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Noble, charming, sober, modest. Such qualities may play a major
role in human coexistence and are certainly appreciated. However,
they are rather untypical for extraordinary personalities such as
conductors. Whatever the general public's notion of a conductor may
be, Herbert Blomstedt is an exception, precisely because he
possesses those very qualities which seemingly have so little to do
with a conductor's claim to power. The fact that he disproves the
usual clichés in many respects should certainly not lead to the
assumption that this artist does not have the power to assert his
clearly defined musical goals. Anyone who has once attended Herbert
Blomstedt's rehearsals and experienced the concentration on the
essence of the music, the precision in the phrasing of musical
facts and circumstances as they appear from the score, the tenacity
regarding the implementation of an aesthetic view, will probably
have been amazed at how few despotic measures were required to this
end. Basically, Herbert Blomstedt has always represented that type
of artist whose professional competence and natural authority make
all external emphasis superfluous. His work as a conductor is
inseparably linked to his religious and human ethos, accordingly,
his interpretations combine great faithfulness to the score and
analytical precision with a soulfulness that awakens the music to
pulsating life. In the more than sixty years of his career, he has
acquired the unrestricted respect of the musical world.
Over the years, many outstanding ensembles around the globe have
been able to secure the services of this highly respected Swedish
conductor, born in the USA and educated in Uppsala, New York,
Darmstadt and Basel. At the age of ninety, Herbert Blomstedt
continues to be at the helm of all leading international orchestras
with enormous mental and physical presence, verve and artistic
Herbert Blomstedt, conductor
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August 2019 was a full and rewarding month: after the Verbier Festival where he appeared in recital with Evgent Kissin and conducted the Verbier Festival Chamber Orchestra in a program in which he played Mozart’s Sinfonia Concertante with Antoine Tamestit, he joined YoYo Ma and Emanuel Ax at the Tanglewood Music Festival for a program of Beethoven Piano trios, in a duo recital with Ax of Beethoven Sonatas, and in an orchestral concert with the Boston Symphony in which he played and conducted Beethoven’s Violin Concerto and Dvořák Symphony No. 7.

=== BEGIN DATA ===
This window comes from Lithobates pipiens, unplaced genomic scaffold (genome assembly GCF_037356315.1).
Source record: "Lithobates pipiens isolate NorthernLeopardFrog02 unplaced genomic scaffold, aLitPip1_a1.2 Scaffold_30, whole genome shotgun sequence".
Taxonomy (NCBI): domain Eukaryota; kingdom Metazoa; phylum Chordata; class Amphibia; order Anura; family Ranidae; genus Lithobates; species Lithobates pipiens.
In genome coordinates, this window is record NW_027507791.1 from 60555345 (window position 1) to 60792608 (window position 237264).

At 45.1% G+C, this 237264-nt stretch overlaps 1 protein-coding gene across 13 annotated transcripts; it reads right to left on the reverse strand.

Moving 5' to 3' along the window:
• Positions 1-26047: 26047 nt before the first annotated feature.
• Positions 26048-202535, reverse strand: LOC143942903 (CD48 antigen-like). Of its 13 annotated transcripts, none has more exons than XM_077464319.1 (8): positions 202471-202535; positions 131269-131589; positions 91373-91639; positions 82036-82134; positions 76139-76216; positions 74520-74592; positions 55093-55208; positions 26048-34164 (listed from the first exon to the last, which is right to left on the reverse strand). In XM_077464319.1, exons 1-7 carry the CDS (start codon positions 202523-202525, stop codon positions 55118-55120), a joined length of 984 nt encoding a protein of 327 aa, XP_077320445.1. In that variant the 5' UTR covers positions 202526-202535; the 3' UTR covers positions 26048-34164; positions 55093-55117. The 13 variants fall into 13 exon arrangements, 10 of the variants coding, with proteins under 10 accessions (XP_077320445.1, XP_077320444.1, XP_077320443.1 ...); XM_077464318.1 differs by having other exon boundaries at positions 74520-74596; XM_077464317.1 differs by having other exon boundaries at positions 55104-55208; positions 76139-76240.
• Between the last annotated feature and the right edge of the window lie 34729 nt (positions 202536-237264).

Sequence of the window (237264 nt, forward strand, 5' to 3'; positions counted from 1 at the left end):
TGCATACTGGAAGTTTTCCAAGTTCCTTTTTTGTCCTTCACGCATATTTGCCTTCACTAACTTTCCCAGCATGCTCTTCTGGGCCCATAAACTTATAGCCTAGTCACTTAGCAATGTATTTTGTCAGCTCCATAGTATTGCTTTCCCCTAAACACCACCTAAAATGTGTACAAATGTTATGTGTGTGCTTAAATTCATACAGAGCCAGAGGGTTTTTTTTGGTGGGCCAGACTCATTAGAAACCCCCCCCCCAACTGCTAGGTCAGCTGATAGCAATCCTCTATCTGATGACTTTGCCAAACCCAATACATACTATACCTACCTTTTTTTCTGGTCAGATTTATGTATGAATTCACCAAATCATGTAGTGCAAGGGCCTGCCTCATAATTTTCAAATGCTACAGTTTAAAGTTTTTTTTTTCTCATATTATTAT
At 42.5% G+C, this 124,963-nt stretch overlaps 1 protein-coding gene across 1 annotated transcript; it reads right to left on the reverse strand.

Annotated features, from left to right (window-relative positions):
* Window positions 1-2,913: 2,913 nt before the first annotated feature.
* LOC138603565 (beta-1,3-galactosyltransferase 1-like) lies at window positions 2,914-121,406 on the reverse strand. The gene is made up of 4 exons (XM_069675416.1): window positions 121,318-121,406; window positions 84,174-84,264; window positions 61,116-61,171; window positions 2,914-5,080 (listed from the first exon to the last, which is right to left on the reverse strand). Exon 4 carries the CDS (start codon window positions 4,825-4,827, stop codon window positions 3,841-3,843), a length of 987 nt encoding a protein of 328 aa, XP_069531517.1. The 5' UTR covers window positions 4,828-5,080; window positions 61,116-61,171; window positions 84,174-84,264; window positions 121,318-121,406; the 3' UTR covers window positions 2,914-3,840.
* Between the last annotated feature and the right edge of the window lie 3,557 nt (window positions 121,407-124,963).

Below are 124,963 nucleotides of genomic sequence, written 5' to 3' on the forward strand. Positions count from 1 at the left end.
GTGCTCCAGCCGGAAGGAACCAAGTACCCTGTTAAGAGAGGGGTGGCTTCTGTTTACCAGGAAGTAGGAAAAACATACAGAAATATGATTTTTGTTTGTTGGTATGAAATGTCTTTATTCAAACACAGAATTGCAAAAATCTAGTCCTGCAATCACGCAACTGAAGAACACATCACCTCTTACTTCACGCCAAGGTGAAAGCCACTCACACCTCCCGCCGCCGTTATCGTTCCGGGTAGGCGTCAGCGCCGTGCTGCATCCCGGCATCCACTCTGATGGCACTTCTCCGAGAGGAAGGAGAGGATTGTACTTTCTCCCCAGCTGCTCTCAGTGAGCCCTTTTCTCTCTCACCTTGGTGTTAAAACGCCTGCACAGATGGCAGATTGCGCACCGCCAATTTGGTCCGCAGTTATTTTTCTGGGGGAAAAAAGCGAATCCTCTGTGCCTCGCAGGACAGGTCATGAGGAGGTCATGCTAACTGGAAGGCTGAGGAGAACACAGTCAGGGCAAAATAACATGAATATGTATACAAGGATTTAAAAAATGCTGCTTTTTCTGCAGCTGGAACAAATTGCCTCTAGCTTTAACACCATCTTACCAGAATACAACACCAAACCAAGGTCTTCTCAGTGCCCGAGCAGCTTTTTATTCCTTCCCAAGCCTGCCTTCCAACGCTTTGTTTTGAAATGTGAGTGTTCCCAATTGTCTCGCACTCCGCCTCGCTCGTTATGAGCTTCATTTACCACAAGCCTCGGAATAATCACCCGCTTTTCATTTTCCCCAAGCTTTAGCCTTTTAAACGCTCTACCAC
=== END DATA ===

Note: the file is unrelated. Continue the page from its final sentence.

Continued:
Kavakos was also invited as Artiste Etoile at the Lucerne Festival where he appeared with the Lucerne Festival Orchestra with Yannick Nézet-Séguin, Mariinsky Orchestra with Valery Gergiev, Vienna Philharmonic with Andes Orozco Estrada, and in recital with Yuja Wang.
In the 2019/20 season, in addition to concerts with major orchestras in Europe and the United States, Kavakos will once again join YoYo Ma and Emanuel Ax for three programs in Carnegie Hall comprising Beethoven trios and sonatas. He will undertake two Asian tours, first as soloist with the Singapore Symphony and Seoul Philharmonic and in recital in the NCPA Beijing, and then in the spring he performs with the Hong Kong Philharmonic and Taiwan National Symphony Orchestra, prior to playing Beethoven Sonata Cycles in Shanghai and Guangzhou with Enrico Pace.
In recent years, Kavakos has succeeded in building a strong profile as a conductor and has conducted the London Symphony Orchestra, New York Philharmonic, Houston Symphony, Dallas Symphony, Gürzenich Orchester, Budapest Festival Orchestra, Vienna Symphony, Chamber Orchestra of Europe, Orchestra dell'Accademia Nazionale di Santa Cecilia, Maggio Musicale Fiorentino, Filarmonica Teatro La Fenice, and the Danish National Symphony Orchestra. In the forthcoming season he will return to two orchestras where he has developed close ties as both violinist and conductor: L'Orchestre de la Suisse Romande and L’Orchestre Philharmonique de Radio France. This season he also play/conducts the Czech Philharmonic, Deutsches Symphonie-Orchester Berlin, and the Orchestra Sinfonica Nazionale della RAI.
Born and brought up in a musical family in Athens, Kavakos curates an annual violin and chamber-music masterclass in Athens, which attracts violinists and ensembles from all over the world and reflects his deep commitment to the handing on of musical knowledge and traditions. Part of this tradition is the art of violin and bow-making, which Kavakos regards as a great mystery and to this day, an undisclosed secret. He plays the 'Willemotte' Stradivarius violin of 1734 and owns modern violins made by F. Leonhard, S.P. Greiner, E. Haahti and D. Bagué.
Leonidas Kavakos, violin